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Thread: Beatles song of the week 13-Aug-2017 -- Rain

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    Beatles song of the week 13-Aug-2017 -- Rain

    Rain was the B-side to Paperback Writer and according to Wikipedia was recorded during the Revolver sessions and released in May 1966. It really showcases Ringo's drumming and puts Paul's melodic bass lines right up front. Also, apparently the first usage of reverse tape. If you read the Wiki article there was much use of different speed recording and so on. This is one of my favorite if not most favorite 3 minute song from The Beatles. Discuss!


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    Re: Beatles song of the week 13-Aug-2017 -- Rain

    Being a B-side I don't think Rain ever got much exposure. I do quite like it, though it would not be in my top 10 Beatles songs.

    The sound is a bit like what the Bee Gees were doing at the time. It also has a bit of a "shoegaze" sound, long before that term was invented of course.

    By the way you managed to choose a song that suits the current weather in Perth - and has done for the last month.
    Last edited by bob_32_116; 4 Days Ago at 12:01 PM.

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    Re: Beatles song of the week 13-Aug-2017 -- Rain

    Quote Originally Posted by Albedo View Post
    Rain was the B-side to Paperback Writer and according to Wikipedia was recorded during the Revolver sessions and released in May 1966. It really showcases Ringo's drumming and puts Paul's melodic bass lines right up front. Also, apparently the first usage of reverse tape. If you read the Wiki article there was much use of different speed recording and so on. This is one of my favorite if not most favorite 3 minute song from The Beatles. Discuss!
    Well, I think that Paperback Writer/Rain was listed as a Double A-Side single,.

    Right. Revolver sessions. Should have been on the album, but "the suits" wanted a single, and it common practice, by the Beatles, at least, to not charge fans for the same songs twice by including them as part of an album package.

    One of the innovative techniques they used was to record it faster and in in a higher key, then slow it down to give it "texture".

    McCartney added his bass line later, which is also pretty innovative. Very busy, creating a swirling storm of its own. Has a presence that was absent in most pop songs of the time. This is where Paul made the bass guitar lead instrument.

    And, yes, it's a pretty interesting drum part. Ringo often claimed it was his best. Here's some guy playing the drum part - he's pretty damn accurate.



    Of course, this could have been a hit single had any other band released it, but it was lost in the sheer volume of other excellent Beatles hits and albums.
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    Re: Beatles song of the week 13-Aug-2017 -- Rain

    pz is right. I heard Ringo say in an interview this song is his best drumming. He also said it is the only song where he drummed in the flashy sort of way that was would later become common among rock drummers.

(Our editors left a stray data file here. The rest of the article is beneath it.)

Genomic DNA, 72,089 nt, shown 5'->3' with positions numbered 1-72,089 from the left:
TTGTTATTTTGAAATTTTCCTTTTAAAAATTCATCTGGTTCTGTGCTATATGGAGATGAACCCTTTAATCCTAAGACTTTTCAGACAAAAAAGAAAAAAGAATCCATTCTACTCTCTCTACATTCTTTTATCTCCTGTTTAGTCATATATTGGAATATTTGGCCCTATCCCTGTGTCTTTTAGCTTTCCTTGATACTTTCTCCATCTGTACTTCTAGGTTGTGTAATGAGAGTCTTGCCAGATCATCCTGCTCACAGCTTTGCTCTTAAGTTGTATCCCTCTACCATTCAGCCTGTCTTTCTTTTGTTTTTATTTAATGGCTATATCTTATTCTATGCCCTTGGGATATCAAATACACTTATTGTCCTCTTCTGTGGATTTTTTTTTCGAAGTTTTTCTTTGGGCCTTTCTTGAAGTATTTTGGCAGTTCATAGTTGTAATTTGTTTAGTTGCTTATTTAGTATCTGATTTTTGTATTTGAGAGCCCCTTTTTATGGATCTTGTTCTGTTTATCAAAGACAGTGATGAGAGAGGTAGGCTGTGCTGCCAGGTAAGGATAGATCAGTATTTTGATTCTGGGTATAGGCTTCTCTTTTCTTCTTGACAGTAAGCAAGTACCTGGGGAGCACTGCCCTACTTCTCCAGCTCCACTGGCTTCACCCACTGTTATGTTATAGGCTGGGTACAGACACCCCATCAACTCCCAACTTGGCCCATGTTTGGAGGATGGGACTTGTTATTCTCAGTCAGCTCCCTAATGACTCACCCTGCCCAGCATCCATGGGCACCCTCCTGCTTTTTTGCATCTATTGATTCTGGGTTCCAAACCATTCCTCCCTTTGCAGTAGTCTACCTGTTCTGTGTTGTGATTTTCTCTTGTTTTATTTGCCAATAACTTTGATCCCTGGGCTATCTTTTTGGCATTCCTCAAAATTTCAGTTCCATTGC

In "Rain", Paul's bass playing is a like song within a song. People who say Paul was all about writing and singing pleasant popular songs most of the time, were not listening to the Beatles songs close enough. As a Beatle, he was a tremendous bass player. Very innovative with bass lines that could be mesmerizing. That quality is particularly on display in the wonderful bass track laid down in this song. We know Chris Squire was a big fan of Paul's playing. I would have to think the bass playing in this song was etched in his memory as he came up with his own wonderful, innovative bass lines.




    Last edited by YesNY; 4 Days Ago at 12:52 PM.

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    Re: Beatles song of the week 13-Aug-2017 -- Rain

    Very interesting bass cover as it is over the original song before the lead vocal and bass overdubs were added. You bass players pay attention! :)


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    Re: Beatles song of the week 13-Aug-2017 -- Rain

    Quote Originally Posted by YesNY View Post
    Very interesting bass cover as it is over the original song before the lead vocal and bass overdubs were added. You bass players pay attention! :)

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    Re: Beatles song of the week 13-Aug-2017 -- Rain

    Paul's bass.

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    Re: Beatles song of the week 13-Aug-2017 -- Rain

    Quote Originally Posted by YesNY View Post
    Very interesting bass cover as it is over the original song before the lead vocal and bass overdubs were added. You bass players pay attention! :)

    Awesome!


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    Re: Beatles song of the week 13-Aug-2017 -- Rain

    Not mentioned yet: the backwards vocal at the end.
    Both John and George Martin claimed it was their idea.
    "After that it was 'backwards forever!'".

    The only thing I don't like about Rain (though The Beatles can't be blamed)
    is that Oasis spent their entire career making versions of this song.